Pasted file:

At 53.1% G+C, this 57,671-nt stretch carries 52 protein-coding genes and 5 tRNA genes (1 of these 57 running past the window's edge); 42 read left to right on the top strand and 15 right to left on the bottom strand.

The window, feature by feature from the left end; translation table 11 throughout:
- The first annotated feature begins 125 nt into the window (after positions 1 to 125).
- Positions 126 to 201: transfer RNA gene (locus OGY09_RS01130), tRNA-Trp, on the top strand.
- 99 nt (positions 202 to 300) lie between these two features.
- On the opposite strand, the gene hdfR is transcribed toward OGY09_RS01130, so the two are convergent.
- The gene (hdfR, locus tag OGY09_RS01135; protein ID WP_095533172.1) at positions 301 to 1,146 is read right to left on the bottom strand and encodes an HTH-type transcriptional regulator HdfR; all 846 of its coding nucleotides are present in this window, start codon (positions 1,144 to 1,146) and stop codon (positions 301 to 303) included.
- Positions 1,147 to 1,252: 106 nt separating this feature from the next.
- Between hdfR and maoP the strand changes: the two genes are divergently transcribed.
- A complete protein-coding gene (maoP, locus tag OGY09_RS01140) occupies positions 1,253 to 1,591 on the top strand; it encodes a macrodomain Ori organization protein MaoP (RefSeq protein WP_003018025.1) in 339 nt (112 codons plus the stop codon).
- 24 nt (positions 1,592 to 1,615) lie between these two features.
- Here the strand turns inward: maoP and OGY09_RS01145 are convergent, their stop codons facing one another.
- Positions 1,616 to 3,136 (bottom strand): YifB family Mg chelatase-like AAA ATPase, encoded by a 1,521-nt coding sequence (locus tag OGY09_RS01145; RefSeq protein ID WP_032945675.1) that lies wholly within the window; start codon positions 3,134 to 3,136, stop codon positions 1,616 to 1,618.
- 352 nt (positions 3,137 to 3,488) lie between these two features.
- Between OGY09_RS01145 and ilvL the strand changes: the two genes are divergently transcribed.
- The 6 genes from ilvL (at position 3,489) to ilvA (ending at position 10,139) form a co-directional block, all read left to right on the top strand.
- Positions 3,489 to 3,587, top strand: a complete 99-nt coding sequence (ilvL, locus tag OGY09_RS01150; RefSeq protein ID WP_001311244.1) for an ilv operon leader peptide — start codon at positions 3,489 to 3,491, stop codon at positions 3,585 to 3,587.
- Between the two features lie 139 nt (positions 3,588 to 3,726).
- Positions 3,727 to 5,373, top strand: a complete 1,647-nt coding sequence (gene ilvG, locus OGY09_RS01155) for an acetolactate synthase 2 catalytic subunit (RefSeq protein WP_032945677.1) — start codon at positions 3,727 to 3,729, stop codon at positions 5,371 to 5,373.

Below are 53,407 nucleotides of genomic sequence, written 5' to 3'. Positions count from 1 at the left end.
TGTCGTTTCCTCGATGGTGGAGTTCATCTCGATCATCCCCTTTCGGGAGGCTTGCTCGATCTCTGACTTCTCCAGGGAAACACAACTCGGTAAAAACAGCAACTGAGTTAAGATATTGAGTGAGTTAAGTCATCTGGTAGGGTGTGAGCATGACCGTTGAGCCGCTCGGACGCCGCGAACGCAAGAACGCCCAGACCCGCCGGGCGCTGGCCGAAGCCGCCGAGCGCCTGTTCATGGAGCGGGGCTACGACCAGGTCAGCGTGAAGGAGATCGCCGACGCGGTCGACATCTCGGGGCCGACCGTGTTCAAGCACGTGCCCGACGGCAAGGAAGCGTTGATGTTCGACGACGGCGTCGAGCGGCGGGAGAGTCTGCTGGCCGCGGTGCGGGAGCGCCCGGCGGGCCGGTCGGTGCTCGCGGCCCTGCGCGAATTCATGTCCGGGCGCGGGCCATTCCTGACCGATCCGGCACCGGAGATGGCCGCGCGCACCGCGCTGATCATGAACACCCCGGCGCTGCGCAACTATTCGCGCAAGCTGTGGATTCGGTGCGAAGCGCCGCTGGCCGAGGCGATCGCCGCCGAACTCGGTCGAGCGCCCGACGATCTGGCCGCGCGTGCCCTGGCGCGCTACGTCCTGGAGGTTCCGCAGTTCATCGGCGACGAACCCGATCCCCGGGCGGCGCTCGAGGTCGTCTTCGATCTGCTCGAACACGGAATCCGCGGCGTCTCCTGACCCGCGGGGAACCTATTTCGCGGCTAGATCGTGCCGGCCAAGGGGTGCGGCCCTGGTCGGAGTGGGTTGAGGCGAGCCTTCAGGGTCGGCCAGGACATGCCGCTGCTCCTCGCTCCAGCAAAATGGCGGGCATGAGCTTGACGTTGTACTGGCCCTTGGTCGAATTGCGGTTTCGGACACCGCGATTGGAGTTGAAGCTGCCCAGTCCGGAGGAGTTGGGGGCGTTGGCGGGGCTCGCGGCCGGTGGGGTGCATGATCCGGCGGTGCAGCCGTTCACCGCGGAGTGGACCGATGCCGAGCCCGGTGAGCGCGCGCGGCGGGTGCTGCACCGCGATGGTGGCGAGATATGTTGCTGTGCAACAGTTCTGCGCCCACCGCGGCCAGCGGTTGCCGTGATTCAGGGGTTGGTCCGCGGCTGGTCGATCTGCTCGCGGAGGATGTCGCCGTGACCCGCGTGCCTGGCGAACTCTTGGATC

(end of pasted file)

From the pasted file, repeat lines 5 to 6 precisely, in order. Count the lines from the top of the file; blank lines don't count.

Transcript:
- 99 nt (positions 202 to 300) lie between these two features.
- On the opposite strand, the gene hdfR is transcribed toward OGY09_RS01130, so the two are convergent.